I was talking to one of my flatmates the other day about the whole idea of the “university experience” and how it has changed because of the current pandemic situation. Certainly as many of us have seen, this new "uni experience" can’t include raging parties anymore! But this doesn’t mean our social lives at uni are a complete bust. If anything, people are being given the chance to get to know a select few on a much deeper level, and whether that works out for you or not, I’d say it’s much better than staring at a Zoom lecture at home all day long. More than anything, university in my opinion is about the people, and however strange or different this year might be, I am still so glad I came anyways to meet who I have met.
Of course with everything online, it is now so much harder to make new friends straight away, and I thought international students might have the best idea as to why one might travel such a long way just to have classes online. Whatever their reasons were, it had to be great enough to merit traveling thousands of miles, as they did not exactly escape with the easy option.
Talking to some international friends, I realised how tough this start of term had actually been for some. They admitted that while they had known that most classes would be online, it was still a shock to find out that they had all been transferred online, even the labs. University was definitely not shaping up to be the valuable experience everyone had promised, and while it might have been a comfort that everyone was in the same boat, it didn’t make the loss of a normal first year of uni any easier to handle.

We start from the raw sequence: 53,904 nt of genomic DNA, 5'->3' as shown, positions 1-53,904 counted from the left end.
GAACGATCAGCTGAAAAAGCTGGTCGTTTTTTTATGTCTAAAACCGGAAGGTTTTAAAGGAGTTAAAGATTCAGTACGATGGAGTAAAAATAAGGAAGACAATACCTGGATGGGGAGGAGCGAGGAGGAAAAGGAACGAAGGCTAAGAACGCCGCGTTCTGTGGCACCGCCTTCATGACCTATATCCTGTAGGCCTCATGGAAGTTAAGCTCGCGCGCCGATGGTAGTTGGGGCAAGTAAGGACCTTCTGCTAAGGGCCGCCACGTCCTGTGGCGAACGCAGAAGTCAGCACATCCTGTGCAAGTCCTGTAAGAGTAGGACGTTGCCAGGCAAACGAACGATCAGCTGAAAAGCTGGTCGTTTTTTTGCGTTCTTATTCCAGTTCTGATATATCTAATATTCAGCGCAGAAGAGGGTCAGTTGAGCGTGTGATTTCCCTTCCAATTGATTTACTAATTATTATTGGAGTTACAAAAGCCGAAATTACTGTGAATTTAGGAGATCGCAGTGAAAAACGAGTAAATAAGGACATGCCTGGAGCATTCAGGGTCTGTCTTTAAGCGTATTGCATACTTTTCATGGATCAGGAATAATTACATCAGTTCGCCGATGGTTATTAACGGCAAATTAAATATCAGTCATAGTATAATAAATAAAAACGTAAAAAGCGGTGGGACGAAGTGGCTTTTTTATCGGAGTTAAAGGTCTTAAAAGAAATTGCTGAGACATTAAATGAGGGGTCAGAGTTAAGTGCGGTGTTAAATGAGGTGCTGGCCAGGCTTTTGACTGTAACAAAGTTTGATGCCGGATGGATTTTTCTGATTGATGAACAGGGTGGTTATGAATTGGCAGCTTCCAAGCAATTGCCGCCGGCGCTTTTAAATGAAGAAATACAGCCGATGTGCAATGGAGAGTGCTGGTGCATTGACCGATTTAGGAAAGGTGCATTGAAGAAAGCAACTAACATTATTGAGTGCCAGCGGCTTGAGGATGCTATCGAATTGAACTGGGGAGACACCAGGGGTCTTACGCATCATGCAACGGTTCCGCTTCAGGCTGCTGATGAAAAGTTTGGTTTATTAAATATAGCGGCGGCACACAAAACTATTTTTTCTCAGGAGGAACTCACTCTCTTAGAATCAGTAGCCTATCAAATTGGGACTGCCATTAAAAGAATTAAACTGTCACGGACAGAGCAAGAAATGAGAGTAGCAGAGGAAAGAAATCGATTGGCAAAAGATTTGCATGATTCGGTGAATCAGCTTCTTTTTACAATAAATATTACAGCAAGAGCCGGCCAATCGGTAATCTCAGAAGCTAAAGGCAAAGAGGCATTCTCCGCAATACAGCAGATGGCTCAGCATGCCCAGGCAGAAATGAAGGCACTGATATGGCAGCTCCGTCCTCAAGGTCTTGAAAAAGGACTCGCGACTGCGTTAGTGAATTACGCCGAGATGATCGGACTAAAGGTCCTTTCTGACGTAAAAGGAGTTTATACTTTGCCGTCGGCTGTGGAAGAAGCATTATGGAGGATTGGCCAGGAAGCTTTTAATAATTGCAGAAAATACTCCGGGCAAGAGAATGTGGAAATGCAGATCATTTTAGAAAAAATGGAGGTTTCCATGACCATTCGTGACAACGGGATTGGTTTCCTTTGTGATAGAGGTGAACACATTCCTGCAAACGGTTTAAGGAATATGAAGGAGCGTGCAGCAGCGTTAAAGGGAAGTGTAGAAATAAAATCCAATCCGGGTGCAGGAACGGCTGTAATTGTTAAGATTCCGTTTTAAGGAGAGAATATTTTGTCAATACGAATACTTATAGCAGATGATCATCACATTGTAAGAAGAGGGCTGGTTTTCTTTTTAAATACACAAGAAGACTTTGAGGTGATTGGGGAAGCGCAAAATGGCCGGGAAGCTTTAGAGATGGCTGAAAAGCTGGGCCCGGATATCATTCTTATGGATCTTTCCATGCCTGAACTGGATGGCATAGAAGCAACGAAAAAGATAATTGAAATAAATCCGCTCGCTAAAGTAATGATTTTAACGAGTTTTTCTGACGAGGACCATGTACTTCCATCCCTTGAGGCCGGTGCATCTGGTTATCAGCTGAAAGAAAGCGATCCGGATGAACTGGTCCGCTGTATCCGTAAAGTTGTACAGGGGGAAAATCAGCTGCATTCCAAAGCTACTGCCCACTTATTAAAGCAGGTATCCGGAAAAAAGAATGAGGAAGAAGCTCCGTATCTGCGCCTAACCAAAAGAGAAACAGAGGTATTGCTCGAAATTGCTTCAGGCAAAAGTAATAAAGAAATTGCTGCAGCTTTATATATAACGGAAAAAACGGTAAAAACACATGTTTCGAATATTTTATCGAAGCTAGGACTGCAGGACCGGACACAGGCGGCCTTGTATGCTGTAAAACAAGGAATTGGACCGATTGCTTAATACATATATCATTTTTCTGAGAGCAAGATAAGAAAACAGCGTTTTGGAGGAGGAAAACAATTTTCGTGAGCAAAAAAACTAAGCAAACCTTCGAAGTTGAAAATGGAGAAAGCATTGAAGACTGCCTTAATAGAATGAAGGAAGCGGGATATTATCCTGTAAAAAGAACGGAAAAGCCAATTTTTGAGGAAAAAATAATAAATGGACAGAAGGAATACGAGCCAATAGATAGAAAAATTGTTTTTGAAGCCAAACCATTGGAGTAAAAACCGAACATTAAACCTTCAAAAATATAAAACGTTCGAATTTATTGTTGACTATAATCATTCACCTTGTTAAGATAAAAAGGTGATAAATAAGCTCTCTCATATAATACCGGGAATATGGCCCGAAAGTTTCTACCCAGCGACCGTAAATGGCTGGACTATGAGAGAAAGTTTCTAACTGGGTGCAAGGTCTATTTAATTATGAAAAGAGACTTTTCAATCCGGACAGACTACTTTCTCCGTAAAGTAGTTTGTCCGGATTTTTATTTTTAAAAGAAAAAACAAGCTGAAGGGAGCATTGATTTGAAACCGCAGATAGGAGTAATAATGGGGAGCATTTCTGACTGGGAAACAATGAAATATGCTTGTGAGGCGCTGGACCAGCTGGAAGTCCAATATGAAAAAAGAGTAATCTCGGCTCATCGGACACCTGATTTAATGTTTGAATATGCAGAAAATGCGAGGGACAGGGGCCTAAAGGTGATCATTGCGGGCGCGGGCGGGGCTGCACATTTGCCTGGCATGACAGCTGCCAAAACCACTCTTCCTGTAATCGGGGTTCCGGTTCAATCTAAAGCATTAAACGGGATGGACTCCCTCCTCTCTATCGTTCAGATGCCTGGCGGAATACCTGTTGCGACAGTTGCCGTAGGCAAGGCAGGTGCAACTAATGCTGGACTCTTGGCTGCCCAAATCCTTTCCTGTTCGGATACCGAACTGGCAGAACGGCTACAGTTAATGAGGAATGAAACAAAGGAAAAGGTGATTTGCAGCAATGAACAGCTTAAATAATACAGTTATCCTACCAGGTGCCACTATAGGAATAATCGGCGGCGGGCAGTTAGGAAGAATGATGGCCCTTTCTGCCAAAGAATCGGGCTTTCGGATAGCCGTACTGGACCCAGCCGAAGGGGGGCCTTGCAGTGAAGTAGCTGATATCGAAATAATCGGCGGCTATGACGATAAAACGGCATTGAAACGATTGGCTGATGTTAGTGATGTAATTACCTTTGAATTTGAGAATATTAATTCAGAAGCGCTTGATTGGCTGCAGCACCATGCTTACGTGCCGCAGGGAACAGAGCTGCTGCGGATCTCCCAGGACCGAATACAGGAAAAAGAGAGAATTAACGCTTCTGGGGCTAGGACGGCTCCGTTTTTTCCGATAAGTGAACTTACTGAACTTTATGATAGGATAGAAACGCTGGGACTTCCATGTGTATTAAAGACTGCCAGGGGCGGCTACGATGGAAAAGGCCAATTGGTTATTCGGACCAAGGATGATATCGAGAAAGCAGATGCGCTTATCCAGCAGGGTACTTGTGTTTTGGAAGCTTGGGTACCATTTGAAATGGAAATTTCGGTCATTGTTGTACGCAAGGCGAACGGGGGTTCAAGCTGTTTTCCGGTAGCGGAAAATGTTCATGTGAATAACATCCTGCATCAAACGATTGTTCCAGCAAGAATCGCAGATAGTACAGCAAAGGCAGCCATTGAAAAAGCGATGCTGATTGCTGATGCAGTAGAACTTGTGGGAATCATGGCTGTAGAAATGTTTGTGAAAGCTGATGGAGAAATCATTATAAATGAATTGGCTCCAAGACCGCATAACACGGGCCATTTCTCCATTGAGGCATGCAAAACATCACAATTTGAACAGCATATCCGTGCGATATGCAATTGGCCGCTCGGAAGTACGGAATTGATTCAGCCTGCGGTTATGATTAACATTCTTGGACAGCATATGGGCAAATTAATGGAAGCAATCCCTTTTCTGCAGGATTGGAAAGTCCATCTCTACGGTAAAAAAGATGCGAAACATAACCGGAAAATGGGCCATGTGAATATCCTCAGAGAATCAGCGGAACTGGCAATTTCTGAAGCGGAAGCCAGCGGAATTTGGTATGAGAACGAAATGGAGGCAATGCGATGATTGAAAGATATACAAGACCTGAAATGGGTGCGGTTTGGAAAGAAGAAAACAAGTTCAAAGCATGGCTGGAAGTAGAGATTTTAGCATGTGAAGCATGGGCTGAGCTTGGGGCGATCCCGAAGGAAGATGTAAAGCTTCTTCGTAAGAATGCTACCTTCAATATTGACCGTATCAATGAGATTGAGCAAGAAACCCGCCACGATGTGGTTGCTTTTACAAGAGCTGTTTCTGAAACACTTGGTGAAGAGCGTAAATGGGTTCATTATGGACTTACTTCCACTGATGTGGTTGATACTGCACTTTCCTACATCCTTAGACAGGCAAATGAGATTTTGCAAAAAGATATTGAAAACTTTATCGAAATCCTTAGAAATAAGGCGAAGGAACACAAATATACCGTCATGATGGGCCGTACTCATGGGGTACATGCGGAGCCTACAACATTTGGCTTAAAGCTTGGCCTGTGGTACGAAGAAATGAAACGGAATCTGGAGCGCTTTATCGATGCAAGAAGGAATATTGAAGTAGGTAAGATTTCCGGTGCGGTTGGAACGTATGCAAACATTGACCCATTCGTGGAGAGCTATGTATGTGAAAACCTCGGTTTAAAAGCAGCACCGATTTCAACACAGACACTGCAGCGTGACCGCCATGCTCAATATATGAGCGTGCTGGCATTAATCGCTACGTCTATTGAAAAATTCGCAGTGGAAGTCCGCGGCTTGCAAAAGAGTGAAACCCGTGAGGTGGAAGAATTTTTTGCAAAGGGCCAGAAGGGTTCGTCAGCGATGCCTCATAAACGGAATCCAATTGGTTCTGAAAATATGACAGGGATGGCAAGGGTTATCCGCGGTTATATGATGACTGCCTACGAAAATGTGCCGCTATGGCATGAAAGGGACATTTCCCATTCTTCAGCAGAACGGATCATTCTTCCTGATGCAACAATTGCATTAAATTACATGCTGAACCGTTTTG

When we are prevented from meeting classmates, paying tons of money to sit in our dorm room on a computer to learn, it can be unclear why we should actively choose to take on the uni experience this year.
Well, the simple answer that I kept getting again and again from other students, was because of a hope it would all eventually change. 2020 definitely is not the year any one was expecting. Nothing could have prepared me from facing all the catastrophes that came along: from graduating 4 months too early, to having all my summer plans come crashing down, and finally, to realising my Freshers’ experience was forever lost. I’m certain many other students have had these same struggles, and worse this year, but that doesn’t mean the only option was to give up and try again next year. That might have been the easier option, but definitely not the option that I in the end decided to take.
Despite all odds, I am determined to make the most of this year, because I know that once uni life goes back to normal (or as normal as we can get) it will certainly be an amazing experience. And it is true that I am not alone in these challenges of University in a pandemic, as students who have lived through this year and decided to risk facing quarantining, hours of Zoom, and harsh restrictions will be stronger, smarter, and closer together because of it.
One thing is for sure: me, as well as thousands of other students across the world, will have one hell of a story for our grandchildren.